And for Summer School (1987), in which a slacker substitute teacher takes his class to the beach.  There's a heterosexist boy-meets-girl plot, but a huge amount of male nudity, especially Kevin (Patrick Labyorteaux) (Matthew's brother) and Larry (Ken Olandt), who takes a summer job as a stripper.  Plus a nicely-realized crush between slackers Dave (Gary Foley) and Chainsaw (Dean Cameron), a precursor to Orange County's Arlo and Chad.




While I wasn't looking, Mark Harmon was stacking up Golden Globes, Emmies, and up lots of "most beautiful people" award;, appearing nude in Playgirl;  and playing a doctor who contracts AIDS (through unprotected sex with a woman) on St. Elsewhere.  He's currently the central character on NCIS, which has had several gay-themed episodes.


Darkover


In Marion Zimmer Bradley's  Star of Danger (1965), which I first read in 1978, a sixteen year old Terran named Larry visits Darkover, a melange of feudal kingdoms where telepathy is common.   with his father.  Although cautioned not to leave the Terran sector, he does anyway, and meets the native boy Kennard. They quickly develop a Jonny Quest-Hadji sort of friendship, but their parents are suspicious and hostile, and forbid them from seeing each other.

The two are as disconsolate as any star-crossed lovers.  “I don’t like to say goodbye, Larry,” Kennard stammers. “I like you. . .I wish. . .” He takes Larry’s hand between both of his, and Bradley informs us that “Larry didn’t know for years how rare the gesture was.”

In spite of Dad’s admonition, Larry sneaks out again, and he and Kennard reunite, only to be captured by evil mercenaries.  They escape, but must cross the dangerous planet together,  facing more mercenaries, monsters, brigands, savages, and other dangers, dangers, always risking their lives for each other.  At one point they realize that they have a psychic link, and share a moment of intimacy rare in science fiction: “Kennard reached silently for Larry’s hand. . .the clasp slid up Larry’s elbow until their arms were enlaced as well as their hands.  It was a sign not alone of friendship but of affection and tenderness.”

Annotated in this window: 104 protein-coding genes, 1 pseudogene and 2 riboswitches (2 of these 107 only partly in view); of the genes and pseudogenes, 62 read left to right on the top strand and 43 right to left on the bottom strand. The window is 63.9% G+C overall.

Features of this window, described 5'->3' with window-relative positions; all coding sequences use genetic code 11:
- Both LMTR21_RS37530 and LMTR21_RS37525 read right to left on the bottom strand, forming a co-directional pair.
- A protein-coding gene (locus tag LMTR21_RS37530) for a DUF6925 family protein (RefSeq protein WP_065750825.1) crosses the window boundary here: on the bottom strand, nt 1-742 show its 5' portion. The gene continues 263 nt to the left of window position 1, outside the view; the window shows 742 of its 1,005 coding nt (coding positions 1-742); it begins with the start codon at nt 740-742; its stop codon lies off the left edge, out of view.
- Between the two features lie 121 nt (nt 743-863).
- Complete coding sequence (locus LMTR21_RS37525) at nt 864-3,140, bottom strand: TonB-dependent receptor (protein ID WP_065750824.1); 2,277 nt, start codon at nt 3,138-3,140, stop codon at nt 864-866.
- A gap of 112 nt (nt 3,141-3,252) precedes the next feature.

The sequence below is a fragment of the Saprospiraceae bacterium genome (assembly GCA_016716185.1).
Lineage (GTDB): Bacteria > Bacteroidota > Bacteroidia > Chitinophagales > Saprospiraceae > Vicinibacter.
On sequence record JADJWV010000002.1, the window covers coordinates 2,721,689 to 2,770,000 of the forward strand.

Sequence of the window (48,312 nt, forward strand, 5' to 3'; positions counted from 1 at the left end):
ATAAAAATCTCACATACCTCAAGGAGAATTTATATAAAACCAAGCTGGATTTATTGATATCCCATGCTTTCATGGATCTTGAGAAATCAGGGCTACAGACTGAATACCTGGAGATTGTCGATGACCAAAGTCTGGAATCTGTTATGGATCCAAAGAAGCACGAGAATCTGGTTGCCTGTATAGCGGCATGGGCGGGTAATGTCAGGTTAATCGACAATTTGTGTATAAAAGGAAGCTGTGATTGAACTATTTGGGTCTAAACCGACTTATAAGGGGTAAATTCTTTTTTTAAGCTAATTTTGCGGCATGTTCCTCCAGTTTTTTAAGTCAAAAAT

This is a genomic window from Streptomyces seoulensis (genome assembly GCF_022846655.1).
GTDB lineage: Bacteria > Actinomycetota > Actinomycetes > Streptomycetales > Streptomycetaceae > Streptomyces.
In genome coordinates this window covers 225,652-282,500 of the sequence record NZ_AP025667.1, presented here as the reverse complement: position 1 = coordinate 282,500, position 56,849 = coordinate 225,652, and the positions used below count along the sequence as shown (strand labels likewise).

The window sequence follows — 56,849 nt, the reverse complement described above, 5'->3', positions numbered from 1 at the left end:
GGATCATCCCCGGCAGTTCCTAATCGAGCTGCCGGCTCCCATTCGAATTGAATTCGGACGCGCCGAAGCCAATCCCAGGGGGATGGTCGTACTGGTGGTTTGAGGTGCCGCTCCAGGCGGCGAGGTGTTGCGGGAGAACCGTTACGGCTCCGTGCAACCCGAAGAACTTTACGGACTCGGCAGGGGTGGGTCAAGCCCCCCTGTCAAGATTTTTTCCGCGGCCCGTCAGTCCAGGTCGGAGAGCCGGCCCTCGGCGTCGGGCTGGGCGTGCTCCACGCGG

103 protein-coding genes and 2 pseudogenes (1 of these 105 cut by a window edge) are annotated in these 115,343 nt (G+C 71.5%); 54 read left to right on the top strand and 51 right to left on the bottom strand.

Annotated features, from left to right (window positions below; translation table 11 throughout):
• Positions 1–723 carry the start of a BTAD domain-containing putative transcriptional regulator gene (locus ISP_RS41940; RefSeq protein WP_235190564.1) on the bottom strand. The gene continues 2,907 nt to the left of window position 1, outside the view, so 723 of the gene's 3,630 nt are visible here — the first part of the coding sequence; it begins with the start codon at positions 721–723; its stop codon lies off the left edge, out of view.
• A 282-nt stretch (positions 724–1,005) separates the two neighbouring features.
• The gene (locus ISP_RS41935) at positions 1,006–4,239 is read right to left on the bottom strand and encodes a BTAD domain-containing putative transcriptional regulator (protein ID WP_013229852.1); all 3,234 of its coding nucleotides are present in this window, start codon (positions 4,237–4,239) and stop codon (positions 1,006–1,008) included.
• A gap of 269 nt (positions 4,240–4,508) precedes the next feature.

Nevertheless, at the end of the novel Larry goes back to Earth for high school, and Kennard remains on Darkover.  Alone.

Hungry for more same-sex romance, I read all of the Marion Zimmer Bradley novels I could find.  And I found Heritage of Hastur (1975), in which Regis Hastur, attending private school on Darkover, desires his roommate, Dani: “he literally ached to slip across the brief space between their beds, slip into bed beside him, share with him this incredible dual experience of grief and tremendous joy.”   But Dani is a cristoforo, or Darkoverian Christian, so “of course” he condemns same-sex relations as evil, and Regis must keep his passion to himself.